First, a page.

Student Coalition throws a fit

Eric Seymour

Newborn children are a source of fascination for nearly all people. We watch with interest as they learn about the world and their place in it. We share in their glee as they speak first words, and take first steps. But at some point, a helpless child turns into a human with an independent will, and decides to loudly express it with no regard to anything outside of her own little world. It is then that the period of fascination is over.

Just like a newborn baby, the Student Coalition has been born, and found its place in campus politics. They've affected many lives in ways sometimes widely publicized, sometimes not. Now nearly a year old, the Coalition has thrown its first major temper tantrum in regard to the Zeta Beta Tau scavenger hunt incident. When the Coalition protested a Mexican-theme party last semester at Phi Delta Theta, many were left wondering what their reaction would be if real evidence came forward of racism in action at a fraternity. Thanks to ZBT, now we know.

In case you've been locked in a padded cell for the past week, or are connecting to this web site from Easter Island, here's the background: Wednesday, October 15, nine ZBT "pledges" were arrested for stealing a street sign. Upon apprehension, police found a scavenger hunt list including sexually and racially-charged items. Having established those key facts, let me say that I fully condemn the latent racism and sexism evident in the insensitivity of the list. Still, there are many reasons to question to reaction of the Student Coalition, and to carefully examine the possible implications of this entire event.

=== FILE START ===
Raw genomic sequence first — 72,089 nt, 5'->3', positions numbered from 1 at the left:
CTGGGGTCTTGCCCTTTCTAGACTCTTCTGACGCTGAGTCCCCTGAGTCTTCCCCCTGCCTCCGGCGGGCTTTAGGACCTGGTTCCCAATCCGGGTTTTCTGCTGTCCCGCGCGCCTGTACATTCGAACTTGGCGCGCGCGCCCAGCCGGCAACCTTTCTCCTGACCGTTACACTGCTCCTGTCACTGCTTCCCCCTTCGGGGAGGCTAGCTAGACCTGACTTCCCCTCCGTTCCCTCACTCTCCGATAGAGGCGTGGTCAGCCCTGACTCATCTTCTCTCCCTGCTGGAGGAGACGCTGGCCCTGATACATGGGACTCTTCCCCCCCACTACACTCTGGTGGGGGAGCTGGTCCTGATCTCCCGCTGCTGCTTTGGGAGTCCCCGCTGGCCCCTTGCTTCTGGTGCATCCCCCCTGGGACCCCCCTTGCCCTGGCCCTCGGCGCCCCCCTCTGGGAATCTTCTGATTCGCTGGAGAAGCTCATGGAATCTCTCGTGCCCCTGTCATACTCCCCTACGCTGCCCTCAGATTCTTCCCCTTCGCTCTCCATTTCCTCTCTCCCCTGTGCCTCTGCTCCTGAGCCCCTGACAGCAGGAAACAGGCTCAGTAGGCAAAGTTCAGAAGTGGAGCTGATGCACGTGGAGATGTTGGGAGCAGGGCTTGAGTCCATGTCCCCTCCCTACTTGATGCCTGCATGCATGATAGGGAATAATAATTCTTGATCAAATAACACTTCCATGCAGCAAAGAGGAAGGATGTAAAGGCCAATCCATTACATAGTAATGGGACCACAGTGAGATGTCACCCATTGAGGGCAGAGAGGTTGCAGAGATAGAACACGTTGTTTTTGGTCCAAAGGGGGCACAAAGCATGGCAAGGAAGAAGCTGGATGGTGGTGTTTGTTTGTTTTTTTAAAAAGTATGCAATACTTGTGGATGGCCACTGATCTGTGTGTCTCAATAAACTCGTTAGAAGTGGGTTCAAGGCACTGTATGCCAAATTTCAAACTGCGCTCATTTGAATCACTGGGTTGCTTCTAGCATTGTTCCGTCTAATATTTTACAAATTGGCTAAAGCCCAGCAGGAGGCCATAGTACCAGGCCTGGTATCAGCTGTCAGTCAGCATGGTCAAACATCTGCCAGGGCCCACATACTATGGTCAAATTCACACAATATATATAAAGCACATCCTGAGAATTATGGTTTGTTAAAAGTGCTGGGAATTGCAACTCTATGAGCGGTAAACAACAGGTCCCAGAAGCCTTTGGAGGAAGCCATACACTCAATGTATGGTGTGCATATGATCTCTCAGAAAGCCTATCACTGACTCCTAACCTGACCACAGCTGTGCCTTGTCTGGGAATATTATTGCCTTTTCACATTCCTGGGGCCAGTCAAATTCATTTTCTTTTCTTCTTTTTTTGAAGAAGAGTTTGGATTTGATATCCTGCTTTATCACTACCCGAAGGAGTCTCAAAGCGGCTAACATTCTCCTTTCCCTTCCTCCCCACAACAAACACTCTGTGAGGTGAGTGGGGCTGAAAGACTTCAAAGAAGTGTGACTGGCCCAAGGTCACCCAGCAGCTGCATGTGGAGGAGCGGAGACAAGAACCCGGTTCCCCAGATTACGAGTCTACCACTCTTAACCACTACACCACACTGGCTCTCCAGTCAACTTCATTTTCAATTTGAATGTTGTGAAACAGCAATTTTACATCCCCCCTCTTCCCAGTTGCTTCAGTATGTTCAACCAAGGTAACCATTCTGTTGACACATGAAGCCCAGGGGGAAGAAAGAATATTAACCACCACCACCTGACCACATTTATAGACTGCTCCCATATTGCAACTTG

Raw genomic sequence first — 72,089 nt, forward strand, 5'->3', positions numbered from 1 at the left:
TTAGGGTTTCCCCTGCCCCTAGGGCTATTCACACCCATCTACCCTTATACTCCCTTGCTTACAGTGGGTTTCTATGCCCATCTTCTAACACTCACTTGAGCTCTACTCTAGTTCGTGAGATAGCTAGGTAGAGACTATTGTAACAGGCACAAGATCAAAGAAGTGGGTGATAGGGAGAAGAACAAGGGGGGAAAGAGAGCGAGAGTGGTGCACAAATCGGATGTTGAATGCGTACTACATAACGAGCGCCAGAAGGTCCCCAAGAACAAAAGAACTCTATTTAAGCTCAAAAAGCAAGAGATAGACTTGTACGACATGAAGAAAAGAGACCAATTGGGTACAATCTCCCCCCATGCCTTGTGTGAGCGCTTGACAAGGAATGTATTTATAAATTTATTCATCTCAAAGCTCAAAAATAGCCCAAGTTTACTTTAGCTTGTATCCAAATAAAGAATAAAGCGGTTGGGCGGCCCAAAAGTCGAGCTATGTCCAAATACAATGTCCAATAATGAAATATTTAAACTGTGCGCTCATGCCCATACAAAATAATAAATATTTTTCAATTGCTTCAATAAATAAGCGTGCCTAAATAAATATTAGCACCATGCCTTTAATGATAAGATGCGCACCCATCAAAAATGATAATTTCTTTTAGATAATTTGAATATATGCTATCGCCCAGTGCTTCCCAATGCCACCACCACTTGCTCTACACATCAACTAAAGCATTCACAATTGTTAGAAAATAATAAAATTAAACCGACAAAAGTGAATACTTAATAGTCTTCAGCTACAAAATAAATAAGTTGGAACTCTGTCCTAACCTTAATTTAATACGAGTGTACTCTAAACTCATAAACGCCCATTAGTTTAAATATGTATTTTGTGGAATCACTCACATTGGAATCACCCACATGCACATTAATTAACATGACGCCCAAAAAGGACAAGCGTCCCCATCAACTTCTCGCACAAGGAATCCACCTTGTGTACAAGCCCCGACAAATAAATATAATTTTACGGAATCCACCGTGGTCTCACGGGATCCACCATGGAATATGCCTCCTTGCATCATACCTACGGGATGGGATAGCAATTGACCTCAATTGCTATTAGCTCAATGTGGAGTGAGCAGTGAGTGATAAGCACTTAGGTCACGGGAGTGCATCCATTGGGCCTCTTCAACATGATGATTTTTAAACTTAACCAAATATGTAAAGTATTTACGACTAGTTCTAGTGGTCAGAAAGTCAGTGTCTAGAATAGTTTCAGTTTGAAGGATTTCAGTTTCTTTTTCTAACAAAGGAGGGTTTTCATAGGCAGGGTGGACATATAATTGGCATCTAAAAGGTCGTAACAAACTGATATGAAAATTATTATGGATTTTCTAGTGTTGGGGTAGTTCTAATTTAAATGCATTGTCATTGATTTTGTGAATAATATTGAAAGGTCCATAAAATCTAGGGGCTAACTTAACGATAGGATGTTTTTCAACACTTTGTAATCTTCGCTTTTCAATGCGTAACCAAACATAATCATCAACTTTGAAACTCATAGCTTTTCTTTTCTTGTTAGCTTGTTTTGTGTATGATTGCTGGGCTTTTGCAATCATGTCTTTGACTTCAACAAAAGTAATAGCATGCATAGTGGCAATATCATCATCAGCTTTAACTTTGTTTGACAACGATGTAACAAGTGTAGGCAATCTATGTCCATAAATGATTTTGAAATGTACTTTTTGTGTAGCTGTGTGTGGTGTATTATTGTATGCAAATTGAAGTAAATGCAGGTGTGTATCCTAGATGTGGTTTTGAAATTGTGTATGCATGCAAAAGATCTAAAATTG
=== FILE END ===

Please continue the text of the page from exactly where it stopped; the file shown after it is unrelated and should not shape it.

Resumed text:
Perhaps the most disturbing aspect of the situation is how the Coalition has set itself up as some sort of high court of diversity at I.U., able to hand down summary judgement to any person or group violating their tenets. Evidence for this is ample, especially in their open letter to Dean Richard McKaig. In that letter, they demand of the Dean that he expel ZBT from campus, and also publicly apologize for being less zealous about this issue than the Coalition. They come to the conclusion that they have all the information they need, and no further investigation (i.e., no investigation at all) is needed before evicting 120 students from their home. This seems more like Salem in the 1600's than Bloomington in the 1990's.

Those who advocate "diversity" are usually quick to suggest education as the means to overcome prejudice. Using these standards, the proper way to deal with this situation would be to punish those arrested for whatever crimes they are convicted of by the law, and to educate the others about accepting all races, genders, and ethnicities. Instead, the Coalition has grouped the entire fraternity together as worthy of the highest available punishment. Mercy is nowhere to be seen among the angry mobs organized against ZBT. When ZBT president Jason Nierman pled "I beg you to give us a chance," accusers responded with statements such as "We need to make you an example." I wonder how many of the Coalition's members would respond in the same way to a death-row inmate?

Eric Seymour

Robert Schiener